The U.S. has largely been an advocate of free trade since World War II, seeking generally to knock down trade barriers over the past 75 years. Recently, President Trump's calls for increased tariffs on China, Canada, Mexico, the European Union, and other trading partners have raised concerns about a reversal of course on that long-held policy, escalating conflict that could lead to a trade war. The administration has suggested imposing levies of $50 billion to $100 billion on China, and tariffs on a smaller amount of goods with friendlier trade nations have drawn retaliatory measures from some of the U.S.'s staunchest allies.
With those big eight- and nine-figure numbers getting tossed around, you might think that tariffs have played a major role in the federal government's budget. Yet most of the reports on tariffs center on the amount of goods affected, not the actual revenue that comes in from the tariffs themselves. As the U.S. economy has grown over the decades, tariff revenue has risen at a slower pace.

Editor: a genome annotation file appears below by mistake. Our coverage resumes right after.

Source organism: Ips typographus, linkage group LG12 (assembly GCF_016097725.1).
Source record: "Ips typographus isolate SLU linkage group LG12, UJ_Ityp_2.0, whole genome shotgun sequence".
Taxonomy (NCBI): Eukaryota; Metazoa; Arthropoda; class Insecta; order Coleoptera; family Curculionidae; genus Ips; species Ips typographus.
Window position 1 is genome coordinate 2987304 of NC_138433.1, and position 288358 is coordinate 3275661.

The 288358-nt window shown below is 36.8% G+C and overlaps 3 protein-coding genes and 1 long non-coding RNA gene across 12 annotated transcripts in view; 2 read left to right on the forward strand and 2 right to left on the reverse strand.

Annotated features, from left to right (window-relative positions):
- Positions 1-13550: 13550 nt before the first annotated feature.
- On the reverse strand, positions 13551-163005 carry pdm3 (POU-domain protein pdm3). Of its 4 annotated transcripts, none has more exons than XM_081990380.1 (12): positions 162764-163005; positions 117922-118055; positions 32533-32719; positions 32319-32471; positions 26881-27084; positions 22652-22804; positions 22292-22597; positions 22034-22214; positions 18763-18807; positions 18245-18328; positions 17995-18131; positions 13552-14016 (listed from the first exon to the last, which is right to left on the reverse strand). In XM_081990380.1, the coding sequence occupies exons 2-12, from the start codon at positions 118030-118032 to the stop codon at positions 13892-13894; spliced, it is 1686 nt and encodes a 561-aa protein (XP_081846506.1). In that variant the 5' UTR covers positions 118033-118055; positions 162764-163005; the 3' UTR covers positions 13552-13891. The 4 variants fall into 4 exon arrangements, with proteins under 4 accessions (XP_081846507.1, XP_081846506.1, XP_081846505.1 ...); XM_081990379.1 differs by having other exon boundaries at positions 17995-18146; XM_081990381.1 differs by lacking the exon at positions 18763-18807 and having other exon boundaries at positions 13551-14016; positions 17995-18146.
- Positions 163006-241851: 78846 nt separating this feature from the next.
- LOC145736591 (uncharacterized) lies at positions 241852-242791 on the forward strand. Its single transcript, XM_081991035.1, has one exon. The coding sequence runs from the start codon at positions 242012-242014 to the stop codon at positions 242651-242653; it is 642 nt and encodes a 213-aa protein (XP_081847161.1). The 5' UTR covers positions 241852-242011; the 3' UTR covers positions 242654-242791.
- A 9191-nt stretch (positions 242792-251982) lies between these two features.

How big an impact the new tariff proposals could have on these figures isn't entirely clear. For the $50 billion proposal on Chinese imported steel and aluminum, tariff rates of 10% to 25% would generate $5 billion to $12.5 billion in tariff revenue -- but only if U.S. importers actually continue to bring in those metals from China. Similarly, because tariff rates are often just a small percentage of the value of goods on which the tariffs are imposed, actual receipts tend to be relatively insignificant.
For tariffs, actual government revenue isn't important. What matters is how they affect the decision-making process of importers and exporters. Regardless of whether actual collections of tariffs increase, the impact on those who specialize in imports and exports both to and from the U.S. market will be far greater than what shows up in future tariff revenue figures.